Associated Topics || Dr. Math Home || Search Dr. Math

Square of an Odd Number

```Date: 11/12/2002 at 09:18:54
From: James Terris
Subject: Divisibility

Is this true or false?

The square of any odd number can be represented in the form 8n+1,
where n is a whole number.

I think the answer is true, but I can't think of a formula to prove
it.
```

```
Date: 11/12/2002 at 10:11:50
From: Doctor Ian
Subject: Re: Divisibility

Hi James,

This is interesting! Thanks for asking this question.

Any odd number can be represented as (2k+1), where k is any integer.
So the square of an odd number is

(2k+1)^2 = 4k^2 + 4k + 1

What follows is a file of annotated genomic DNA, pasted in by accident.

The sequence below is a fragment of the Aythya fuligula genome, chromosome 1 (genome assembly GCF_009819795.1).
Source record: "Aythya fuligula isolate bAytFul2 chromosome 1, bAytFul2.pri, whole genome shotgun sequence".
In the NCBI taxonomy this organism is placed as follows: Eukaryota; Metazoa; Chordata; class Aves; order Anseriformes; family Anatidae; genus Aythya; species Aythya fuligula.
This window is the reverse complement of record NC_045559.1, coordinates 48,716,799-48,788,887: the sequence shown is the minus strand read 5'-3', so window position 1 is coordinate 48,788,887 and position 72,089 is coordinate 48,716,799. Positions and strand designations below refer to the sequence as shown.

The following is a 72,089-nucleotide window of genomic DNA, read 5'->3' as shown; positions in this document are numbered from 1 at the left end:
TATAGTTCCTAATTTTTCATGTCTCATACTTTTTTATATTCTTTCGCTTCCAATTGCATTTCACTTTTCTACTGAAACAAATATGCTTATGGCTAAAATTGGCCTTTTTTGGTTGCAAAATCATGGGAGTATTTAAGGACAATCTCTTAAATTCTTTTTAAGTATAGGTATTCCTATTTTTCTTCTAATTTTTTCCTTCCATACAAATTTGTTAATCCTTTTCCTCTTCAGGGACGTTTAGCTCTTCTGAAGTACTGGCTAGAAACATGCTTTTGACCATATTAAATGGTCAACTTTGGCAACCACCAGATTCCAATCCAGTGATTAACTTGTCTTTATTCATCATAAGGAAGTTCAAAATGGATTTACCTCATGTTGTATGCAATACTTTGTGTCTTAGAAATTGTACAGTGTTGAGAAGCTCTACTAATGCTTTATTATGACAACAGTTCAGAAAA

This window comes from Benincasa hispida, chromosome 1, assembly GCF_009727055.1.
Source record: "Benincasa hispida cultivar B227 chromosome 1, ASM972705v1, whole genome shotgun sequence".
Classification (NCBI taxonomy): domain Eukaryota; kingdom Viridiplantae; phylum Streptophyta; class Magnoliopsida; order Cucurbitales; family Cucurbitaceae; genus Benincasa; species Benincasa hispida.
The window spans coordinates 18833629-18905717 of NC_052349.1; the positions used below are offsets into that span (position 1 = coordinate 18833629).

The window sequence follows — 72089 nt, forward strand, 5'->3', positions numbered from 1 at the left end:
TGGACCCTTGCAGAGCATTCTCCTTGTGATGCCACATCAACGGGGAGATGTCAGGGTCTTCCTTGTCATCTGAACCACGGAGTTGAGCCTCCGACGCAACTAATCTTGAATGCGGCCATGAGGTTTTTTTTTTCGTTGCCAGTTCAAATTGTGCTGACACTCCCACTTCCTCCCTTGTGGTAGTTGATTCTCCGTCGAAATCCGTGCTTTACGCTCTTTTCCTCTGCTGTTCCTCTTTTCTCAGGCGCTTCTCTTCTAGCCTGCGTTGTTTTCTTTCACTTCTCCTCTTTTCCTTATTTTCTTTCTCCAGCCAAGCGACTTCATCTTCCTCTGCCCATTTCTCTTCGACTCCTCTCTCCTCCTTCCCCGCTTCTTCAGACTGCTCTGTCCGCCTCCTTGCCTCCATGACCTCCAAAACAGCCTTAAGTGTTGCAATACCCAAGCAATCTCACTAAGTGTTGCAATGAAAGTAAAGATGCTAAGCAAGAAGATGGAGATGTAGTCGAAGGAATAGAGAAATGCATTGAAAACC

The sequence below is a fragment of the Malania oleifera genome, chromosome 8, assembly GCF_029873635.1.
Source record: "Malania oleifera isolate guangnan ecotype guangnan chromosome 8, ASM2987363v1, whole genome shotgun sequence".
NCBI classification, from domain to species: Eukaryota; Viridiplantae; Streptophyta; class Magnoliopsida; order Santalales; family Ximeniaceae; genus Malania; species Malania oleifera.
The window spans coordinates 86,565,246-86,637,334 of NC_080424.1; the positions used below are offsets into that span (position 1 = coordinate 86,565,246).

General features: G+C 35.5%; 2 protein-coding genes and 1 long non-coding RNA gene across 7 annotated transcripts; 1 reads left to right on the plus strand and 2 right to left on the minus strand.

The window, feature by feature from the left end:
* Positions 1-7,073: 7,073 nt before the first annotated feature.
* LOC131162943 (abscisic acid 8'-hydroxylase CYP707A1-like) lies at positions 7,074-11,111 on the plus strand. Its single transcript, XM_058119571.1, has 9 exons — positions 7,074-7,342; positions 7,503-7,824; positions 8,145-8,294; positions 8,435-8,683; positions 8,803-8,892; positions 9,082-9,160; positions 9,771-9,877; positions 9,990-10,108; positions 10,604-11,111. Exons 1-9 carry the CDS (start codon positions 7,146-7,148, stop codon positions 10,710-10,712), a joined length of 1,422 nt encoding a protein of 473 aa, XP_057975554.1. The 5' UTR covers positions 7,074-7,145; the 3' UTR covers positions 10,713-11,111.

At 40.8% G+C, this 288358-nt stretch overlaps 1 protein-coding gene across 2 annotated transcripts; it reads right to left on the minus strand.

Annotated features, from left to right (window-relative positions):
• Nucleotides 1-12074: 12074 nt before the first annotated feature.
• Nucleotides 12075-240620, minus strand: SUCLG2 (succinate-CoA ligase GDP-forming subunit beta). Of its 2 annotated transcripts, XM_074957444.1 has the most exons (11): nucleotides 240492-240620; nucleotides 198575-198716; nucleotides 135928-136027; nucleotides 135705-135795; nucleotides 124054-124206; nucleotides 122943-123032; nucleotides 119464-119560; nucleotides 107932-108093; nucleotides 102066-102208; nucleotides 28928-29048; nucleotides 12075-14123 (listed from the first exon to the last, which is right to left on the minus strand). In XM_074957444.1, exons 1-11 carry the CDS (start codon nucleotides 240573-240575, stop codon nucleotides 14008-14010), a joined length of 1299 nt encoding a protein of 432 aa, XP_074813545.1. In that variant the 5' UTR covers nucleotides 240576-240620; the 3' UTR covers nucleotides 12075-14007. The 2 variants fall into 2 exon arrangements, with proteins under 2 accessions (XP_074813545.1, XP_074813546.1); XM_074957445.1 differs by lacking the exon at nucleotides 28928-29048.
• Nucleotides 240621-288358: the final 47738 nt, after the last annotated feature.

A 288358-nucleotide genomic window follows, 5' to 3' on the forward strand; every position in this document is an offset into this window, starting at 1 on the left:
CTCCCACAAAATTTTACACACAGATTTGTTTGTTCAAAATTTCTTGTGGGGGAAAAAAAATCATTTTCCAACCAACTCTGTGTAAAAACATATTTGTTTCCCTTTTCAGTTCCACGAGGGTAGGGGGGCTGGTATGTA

Let's _assume_ that there is some n such that

4k^2 + 4k + 1 = 8n + 1

Of course, we can subtract 1 from each side to get

4k^2 + 4k = 8n

And we can divide both sides by 4 to get

k^2 + k = 2n

k(k+1) = 2n

So now what does this equation say? It says that if we multiply two
consecutive numbers, we get an even number. Which is true, since one
of those numbers is going to be even.

Does this help?

- Doctor Ian, The Math Forum
http://mathforum.org/dr.math/
```
Associated Topics:
High School Number Theory

Search the Dr. Math Library:

 Find items containing (put spaces between keywords):   Click only once for faster results: [ Choose "whole words" when searching for a word like age.] all keywords, in any order at least one, that exact phrase parts of words whole words

Submit your own question to Dr. Math
Math Forum Home || Math Library || Quick Reference || Math Forum Search